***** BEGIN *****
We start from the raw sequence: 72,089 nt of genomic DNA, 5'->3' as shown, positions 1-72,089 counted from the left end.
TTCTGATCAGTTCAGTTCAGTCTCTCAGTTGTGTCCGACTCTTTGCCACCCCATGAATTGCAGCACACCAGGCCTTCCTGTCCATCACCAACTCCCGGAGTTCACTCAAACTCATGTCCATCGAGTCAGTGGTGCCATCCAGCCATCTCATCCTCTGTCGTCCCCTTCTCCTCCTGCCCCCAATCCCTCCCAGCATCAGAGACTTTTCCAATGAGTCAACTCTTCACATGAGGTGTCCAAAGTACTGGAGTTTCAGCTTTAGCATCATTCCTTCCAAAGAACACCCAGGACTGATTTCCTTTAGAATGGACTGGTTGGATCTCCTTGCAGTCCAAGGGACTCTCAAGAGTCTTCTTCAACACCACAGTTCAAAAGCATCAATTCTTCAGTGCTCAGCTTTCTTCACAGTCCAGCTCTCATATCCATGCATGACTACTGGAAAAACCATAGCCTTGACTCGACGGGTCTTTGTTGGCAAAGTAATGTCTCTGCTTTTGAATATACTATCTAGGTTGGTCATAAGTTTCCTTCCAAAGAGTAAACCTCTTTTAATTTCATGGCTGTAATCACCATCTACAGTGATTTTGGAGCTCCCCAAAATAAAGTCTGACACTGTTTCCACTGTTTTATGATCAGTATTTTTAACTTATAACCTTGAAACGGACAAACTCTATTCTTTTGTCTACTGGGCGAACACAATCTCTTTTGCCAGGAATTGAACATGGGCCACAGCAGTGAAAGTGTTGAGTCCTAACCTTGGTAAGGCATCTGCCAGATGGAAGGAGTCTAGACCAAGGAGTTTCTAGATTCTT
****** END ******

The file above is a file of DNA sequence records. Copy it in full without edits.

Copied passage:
We start from the raw sequence: 72,089 nt of genomic DNA, 5'->3' as shown, positions 1-72,089 counted from the left end.
TTCTGATCAGTTCAGTTCAGTCTCTCAGTTGTGTCCGACTCTTTGCCACCCCATGAATTGCAGCACACCAGGCCTTCCTGTCCATCACCAACTCCCGGAGTTCACTCAAACTCATGTCCATCGAGTCAGTGGTGCCATCCAGCCATCTCATCCTCTGTCGTCCCCTTCTCCTCCTGCCCCCAATCCCTCCCAGCATCAGAGACTTTTCCAATGAGTCAACTCTTCACATGAGGTGTCCAAAGTACTGGAGTTTCAGCTTTAGCATCATTCCTTCCAAAGAACACCCAGGACTGATTTCCTTTAGAATGGACTGGTTGGATCTCCTTGCAGTCCAAGGGACTCTCAAGAGTCTTCTTCAACACCACAGTTCAAAAGCATCAATTCTTCAGTGCTCAGCTTTCTTCACAGTCCAGCTCTCATATCCATGCATGACTACTGGAAAAACCATAGCCTTGACTCGACGGGTCTTTGTTGGCAAAGTAATGTCTCTGCTTTTGAATATACTATCTAGGTTGGTCATAAGTTTCCTTCCAAAGAGTAAACCTCTTTTAATTTCATGGCTGTAATCACCATCTACAGTGATTTTGGAGCTCCCCAAAATAAAGTCTGACACTGTTTCCACTGTTTTATGATCAGTATTTTTAACTTATAACCTTGAAACGGACAAACTCTATTCTTTTGTCTACTGGGCGAACACAATCTCTTTTGCCAGGAATTGAACATGGGCCACAGCAGTGAAAGTGTTGAGTCCTAACCTTGGTAAGGCATCTGCCAGATGGAAGGAGTCTAGACCAAGGAGTTTCTAGATTCTT